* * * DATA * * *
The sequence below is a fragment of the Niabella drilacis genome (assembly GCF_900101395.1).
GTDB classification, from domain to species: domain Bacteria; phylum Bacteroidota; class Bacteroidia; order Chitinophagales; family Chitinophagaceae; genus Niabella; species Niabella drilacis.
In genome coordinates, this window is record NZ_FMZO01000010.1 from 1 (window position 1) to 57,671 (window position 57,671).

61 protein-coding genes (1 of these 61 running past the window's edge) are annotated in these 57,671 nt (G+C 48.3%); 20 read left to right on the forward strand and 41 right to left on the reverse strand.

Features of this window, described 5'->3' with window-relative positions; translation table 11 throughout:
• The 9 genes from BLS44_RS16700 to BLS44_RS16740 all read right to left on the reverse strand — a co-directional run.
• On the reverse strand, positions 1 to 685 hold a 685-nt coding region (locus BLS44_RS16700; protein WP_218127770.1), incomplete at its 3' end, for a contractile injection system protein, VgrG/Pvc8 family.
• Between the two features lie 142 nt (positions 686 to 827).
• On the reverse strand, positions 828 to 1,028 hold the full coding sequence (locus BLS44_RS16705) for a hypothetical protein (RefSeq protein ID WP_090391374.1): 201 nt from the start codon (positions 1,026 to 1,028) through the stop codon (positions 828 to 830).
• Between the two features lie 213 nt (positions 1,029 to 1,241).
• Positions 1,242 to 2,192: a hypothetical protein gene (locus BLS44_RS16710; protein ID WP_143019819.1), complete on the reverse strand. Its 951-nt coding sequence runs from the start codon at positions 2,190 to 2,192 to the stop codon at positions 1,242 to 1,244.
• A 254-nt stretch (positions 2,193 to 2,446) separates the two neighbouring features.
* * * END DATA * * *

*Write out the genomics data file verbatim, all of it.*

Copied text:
The sequence below is a fragment of the Niabella drilacis genome (assembly GCF_900101395.1).
GTDB classification, from domain to species: domain Bacteria; phylum Bacteroidota; class Bacteroidia; order Chitinophagales; family Chitinophagaceae; genus Niabella; species Niabella drilacis.
In genome coordinates, this window is record NZ_FMZO01000010.1 from 1 (window position 1) to 57,671 (window position 57,671).

61 protein-coding genes (1 of these 61 running past the window's edge) are annotated in these 57,671 nt (G+C 48.3%); 20 read left to right on the forward strand and 41 right to left on the reverse strand.

Features of this window, described 5'->3' with window-relative positions; translation table 11 throughout:
• The 9 genes from BLS44_RS16700 to BLS44_RS16740 all read right to left on the reverse strand — a co-directional run.
• On the reverse strand, positions 1 to 685 hold a 685-nt coding region (locus BLS44_RS16700; protein WP_218127770.1), incomplete at its 3' end, for a contractile injection system protein, VgrG/Pvc8 family.
• Between the two features lie 142 nt (positions 686 to 827).
• On the reverse strand, positions 828 to 1,028 hold the full coding sequence (locus BLS44_RS16705) for a hypothetical protein (RefSeq protein ID WP_090391374.1): 201 nt from the start codon (positions 1,026 to 1,028) through the stop codon (positions 828 to 830).
• Between the two features lie 213 nt (positions 1,029 to 1,241).
• Positions 1,242 to 2,192: a hypothetical protein gene (locus BLS44_RS16710; protein ID WP_143019819.1), complete on the reverse strand. Its 951-nt coding sequence runs from the start codon at positions 2,190 to 2,192 to the stop codon at positions 1,242 to 1,244.
• A 254-nt stretch (positions 2,193 to 2,446) separates the two neighbouring features.